A: It started when Aditya Chopra came home to offer me Kajra re. He commented on how restrained I was in my conduct, that I'm always perceived as a lady. That's the way Aditya liked to see me on screen. But a change was tempting. Dhoom is high on the hot and sexy elements. It's high on style and fashion. My look was determined by the film's mood. Of course I'm not a stranger to western clothes. A lot of my public appearances are in shirts and jeans. And at home I'm comfortable in short denim skirts. But I haven't really walked the streets of Mumbai in them. But yes, the look in Dhoom was a new experience.

It was a clever move for Adi to shoot Dhoom 2 in Rio. Everyone was in shorts. We were overdressed! There was no question of feeling self-conscious. The crew had a blast. Everyone had to look his or her best in every frame. As Duggu (Hrithik) put it, it wasn't vanity. It was just the need of the hour. We had to constantly pay attention to our hair, clothes, body language. The look is an essential element of every scene in Dhoom 2.

Q: Was it difficult to get into Dhoom mode after being so Indian?

A: Not at all. In fact, I'm again very, very Indian in my post-Dhoom release Guru. To give the audience a chance to see me in so many distinct roles so many times puts me in a very special place. It doesn't happen very often in this industry, and certainly not to us female actors. The varied roles are a blessing. I've tried to keep it versatile from the start of my career. But wanting something isn't the same as getting it. Opportunities like Umrao Jaan, Dhoom 2, Guru and now Jodha-Akbar have come to me. It's very flattering to know directors like JP, Mani and Ashutosh Gowariker think of me for such hugely challenging parts.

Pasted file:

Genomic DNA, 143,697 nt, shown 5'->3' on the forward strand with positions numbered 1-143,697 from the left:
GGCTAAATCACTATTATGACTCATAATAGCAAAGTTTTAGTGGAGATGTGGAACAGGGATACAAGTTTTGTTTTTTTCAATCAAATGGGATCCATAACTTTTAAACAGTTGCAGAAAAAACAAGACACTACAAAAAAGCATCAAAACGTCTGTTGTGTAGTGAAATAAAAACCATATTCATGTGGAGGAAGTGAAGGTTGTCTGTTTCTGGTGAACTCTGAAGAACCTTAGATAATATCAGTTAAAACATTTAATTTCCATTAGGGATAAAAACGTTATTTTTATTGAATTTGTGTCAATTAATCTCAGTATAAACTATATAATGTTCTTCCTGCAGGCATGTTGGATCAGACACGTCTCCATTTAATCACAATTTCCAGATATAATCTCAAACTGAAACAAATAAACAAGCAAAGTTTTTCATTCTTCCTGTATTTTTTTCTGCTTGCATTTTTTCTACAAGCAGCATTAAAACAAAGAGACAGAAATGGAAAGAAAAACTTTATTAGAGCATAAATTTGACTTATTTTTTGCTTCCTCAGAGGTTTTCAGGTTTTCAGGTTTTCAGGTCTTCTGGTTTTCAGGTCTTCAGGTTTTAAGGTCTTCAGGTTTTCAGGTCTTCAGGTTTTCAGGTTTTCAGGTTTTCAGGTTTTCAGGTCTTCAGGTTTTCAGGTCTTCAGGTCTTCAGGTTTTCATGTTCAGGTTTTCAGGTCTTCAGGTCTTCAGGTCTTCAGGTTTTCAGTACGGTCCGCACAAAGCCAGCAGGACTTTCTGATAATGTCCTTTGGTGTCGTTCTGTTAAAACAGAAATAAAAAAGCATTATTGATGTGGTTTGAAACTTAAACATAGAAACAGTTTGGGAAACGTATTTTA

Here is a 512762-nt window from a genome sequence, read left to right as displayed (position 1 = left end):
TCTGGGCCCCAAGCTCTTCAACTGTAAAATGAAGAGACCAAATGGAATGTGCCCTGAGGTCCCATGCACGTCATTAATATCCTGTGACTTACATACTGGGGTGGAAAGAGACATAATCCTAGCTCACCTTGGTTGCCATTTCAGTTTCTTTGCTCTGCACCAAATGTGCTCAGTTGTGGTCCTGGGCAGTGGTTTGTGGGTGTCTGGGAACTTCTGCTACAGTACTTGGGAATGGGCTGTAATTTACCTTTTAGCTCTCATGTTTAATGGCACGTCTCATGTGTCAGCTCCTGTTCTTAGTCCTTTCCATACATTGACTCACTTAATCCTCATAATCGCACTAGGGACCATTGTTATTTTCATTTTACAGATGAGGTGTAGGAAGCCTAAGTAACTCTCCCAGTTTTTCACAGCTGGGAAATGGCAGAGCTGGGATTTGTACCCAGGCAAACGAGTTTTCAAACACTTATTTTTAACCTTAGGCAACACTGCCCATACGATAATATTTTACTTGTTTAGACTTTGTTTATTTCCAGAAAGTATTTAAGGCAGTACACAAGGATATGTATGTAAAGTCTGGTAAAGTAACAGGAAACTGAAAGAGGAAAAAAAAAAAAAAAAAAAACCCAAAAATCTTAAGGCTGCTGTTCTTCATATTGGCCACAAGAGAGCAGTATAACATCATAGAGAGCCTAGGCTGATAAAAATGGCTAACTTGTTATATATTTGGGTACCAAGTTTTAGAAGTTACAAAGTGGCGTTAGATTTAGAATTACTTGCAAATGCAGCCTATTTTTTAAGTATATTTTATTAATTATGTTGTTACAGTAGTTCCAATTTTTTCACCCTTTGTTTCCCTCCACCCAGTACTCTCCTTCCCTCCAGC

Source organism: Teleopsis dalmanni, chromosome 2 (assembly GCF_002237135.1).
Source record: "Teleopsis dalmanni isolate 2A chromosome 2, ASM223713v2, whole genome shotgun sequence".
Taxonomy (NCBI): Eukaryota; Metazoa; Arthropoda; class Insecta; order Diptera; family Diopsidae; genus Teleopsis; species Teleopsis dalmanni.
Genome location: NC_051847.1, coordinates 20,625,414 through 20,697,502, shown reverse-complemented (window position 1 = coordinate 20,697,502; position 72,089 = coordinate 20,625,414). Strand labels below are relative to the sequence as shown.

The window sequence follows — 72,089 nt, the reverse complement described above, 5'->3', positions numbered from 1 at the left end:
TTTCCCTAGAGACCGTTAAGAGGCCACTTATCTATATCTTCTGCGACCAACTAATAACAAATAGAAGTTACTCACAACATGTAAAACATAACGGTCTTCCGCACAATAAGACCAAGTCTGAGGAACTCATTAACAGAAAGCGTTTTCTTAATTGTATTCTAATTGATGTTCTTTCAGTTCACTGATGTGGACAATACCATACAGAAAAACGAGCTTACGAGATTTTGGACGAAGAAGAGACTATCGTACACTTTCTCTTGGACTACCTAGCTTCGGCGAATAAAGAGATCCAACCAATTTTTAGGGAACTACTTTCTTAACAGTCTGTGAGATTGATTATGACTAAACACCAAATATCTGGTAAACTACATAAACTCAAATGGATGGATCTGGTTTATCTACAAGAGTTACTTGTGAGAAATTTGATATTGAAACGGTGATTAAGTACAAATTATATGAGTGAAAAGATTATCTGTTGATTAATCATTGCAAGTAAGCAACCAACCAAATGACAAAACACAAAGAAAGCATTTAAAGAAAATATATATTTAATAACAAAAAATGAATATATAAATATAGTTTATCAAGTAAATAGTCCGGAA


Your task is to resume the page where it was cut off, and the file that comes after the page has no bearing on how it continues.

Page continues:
Q: Hrithik thinks the two of you make the best-looking couple?

A: That's very sweet of him. You guys will have to decide how good we look together. But I certainly enjoyed working with Hrithik. Yes, at one time there was a hesitation to cast us together because we were supposed to have similar skin and eyes. But when we finally shot together, everything fell into place. Actually, on the first day of "Dhoom", there was a silence after we shot. And we were like, 'Okaaayyyyy'. Then director Sanjay Gadhvi came up to us and said, 'Everybody is stunned. You guys are looking awesome together.'

Hrithik and I cracked up, because we remembered how we had first met at Vidhu Vinod Chopra's house. Vidhu wanted to cast us together for Mission Kashmir and he kept telling us to look at each other. Hrithik and I were in splits.

Q: How was it coping with Hrithik's level of commitment?

A: That degree of commitment came naturally to all of us in Dhoom. It certainly didn't seem unnatural to me to give so much to the camera or in the preparation.

Q: Would you say Abhishek and Hrithik are very different in their approach to their roles?

A: I had worked with Hrithik earlier during a world tour. Hrithik himself says he has loosened up a lot since then. He had lots of fun in Dhoom. As for Abhishek, I've known him much, much longer. He's always having fun on the sets. It relaxes him and makes the atmosphere on the sets far more convivial.